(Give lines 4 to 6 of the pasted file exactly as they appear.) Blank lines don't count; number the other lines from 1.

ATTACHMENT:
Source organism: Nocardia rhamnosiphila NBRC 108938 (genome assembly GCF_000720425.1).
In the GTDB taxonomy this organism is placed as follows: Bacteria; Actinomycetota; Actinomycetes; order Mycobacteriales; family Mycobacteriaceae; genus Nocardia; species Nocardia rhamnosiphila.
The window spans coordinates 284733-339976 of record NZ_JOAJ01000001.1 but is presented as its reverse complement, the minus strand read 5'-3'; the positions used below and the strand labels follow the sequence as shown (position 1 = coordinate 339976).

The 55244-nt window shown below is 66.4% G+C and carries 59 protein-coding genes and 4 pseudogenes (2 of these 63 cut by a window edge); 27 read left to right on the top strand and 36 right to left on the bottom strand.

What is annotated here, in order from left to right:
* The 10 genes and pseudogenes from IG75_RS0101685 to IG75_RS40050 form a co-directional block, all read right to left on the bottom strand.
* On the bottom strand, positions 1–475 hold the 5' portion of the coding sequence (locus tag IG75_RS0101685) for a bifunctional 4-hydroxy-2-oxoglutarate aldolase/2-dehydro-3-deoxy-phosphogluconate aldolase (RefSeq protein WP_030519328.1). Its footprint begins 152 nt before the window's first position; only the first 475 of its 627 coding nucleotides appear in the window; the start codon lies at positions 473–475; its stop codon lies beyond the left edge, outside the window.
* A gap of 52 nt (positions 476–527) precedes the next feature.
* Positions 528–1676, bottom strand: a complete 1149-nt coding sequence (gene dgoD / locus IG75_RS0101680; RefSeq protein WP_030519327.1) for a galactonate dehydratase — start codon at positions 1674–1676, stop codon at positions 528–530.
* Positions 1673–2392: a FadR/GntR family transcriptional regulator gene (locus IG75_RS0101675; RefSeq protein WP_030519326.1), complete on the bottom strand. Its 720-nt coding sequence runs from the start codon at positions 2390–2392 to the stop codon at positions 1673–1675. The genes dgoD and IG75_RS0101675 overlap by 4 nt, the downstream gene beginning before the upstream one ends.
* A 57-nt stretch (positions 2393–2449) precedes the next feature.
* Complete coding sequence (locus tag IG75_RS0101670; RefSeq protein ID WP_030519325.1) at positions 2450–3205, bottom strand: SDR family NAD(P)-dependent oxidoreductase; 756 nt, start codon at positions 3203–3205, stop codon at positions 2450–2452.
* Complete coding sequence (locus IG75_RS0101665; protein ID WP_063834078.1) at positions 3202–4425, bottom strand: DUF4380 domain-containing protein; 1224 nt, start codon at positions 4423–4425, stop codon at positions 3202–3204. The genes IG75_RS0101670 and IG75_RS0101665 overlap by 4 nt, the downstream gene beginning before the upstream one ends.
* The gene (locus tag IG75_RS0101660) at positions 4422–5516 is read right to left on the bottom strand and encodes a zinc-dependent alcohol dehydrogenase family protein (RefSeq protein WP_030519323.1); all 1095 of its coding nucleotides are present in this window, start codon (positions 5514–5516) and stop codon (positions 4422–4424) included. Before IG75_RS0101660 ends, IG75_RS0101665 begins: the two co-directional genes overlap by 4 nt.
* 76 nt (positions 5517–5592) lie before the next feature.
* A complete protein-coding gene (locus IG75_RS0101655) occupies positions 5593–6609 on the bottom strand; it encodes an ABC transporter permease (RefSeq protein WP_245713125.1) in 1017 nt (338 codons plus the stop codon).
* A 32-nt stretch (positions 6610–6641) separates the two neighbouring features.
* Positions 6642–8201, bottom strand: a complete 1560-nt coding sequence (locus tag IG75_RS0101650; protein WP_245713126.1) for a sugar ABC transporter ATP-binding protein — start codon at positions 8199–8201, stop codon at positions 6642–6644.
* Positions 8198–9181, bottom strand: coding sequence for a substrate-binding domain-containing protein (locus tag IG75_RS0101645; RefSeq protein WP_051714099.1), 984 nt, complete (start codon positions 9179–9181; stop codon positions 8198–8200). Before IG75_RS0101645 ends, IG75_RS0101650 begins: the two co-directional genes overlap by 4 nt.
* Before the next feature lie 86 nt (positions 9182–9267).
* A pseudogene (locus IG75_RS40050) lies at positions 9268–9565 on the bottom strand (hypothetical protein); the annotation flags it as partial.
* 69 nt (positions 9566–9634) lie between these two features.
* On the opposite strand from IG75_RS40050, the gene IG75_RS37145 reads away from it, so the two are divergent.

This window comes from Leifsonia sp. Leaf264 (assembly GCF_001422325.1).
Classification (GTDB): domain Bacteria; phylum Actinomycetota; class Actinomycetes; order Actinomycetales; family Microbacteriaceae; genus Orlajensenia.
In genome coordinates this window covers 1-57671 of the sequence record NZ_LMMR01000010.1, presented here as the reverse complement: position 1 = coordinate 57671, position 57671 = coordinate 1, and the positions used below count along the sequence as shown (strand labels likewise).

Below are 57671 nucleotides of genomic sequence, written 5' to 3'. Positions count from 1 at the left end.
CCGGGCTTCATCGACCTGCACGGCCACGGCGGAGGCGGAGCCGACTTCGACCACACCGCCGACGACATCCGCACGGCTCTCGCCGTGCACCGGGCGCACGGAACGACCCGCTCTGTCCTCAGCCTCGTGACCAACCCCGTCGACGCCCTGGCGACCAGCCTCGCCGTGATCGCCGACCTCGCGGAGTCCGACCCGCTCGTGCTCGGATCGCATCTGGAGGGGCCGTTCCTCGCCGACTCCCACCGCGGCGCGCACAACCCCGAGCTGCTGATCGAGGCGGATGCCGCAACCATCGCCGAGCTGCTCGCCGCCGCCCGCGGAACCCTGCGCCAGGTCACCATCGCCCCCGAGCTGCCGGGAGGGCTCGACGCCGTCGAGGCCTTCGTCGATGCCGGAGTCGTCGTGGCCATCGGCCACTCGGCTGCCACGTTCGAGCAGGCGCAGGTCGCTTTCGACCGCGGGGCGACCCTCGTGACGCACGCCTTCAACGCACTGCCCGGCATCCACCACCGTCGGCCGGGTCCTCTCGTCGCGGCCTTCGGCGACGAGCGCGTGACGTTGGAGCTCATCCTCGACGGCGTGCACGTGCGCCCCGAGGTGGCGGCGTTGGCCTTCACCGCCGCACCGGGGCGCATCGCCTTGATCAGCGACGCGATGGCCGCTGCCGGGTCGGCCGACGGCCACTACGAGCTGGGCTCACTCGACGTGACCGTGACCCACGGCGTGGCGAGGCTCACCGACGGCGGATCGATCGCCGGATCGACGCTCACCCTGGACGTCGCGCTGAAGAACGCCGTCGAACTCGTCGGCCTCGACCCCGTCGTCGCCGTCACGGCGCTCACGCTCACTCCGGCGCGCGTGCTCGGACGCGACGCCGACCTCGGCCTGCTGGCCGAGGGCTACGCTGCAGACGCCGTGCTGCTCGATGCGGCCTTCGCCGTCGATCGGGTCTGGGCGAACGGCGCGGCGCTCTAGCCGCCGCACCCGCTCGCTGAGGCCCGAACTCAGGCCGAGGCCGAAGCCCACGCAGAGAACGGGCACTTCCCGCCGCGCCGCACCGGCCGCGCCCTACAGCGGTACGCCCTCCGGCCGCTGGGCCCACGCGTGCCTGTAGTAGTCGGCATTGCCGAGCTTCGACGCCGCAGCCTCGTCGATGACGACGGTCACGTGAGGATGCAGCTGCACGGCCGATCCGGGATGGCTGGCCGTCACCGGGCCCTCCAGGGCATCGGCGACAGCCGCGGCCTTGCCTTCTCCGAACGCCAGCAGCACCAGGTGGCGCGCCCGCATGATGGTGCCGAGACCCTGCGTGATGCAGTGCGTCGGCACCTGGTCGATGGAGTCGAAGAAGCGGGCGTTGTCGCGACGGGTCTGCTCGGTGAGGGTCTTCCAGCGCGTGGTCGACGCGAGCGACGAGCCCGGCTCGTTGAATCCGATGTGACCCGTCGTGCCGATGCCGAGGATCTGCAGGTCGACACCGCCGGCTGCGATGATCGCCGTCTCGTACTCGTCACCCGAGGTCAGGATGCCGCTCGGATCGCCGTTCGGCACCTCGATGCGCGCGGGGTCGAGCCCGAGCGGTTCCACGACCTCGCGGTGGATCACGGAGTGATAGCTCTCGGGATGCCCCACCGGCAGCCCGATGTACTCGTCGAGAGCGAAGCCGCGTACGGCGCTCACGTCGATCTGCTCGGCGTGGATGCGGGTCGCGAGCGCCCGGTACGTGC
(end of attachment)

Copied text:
The 55244-nt window shown below is 66.4% G+C and carries 59 protein-coding genes and 4 pseudogenes (2 of these 63 cut by a window edge); 27 read left to right on the top strand and 36 right to left on the bottom strand.

What is annotated here, in order from left to right:
* The 10 genes and pseudogenes from IG75_RS0101685 to IG75_RS40050 form a co-directional block, all read right to left on the bottom strand.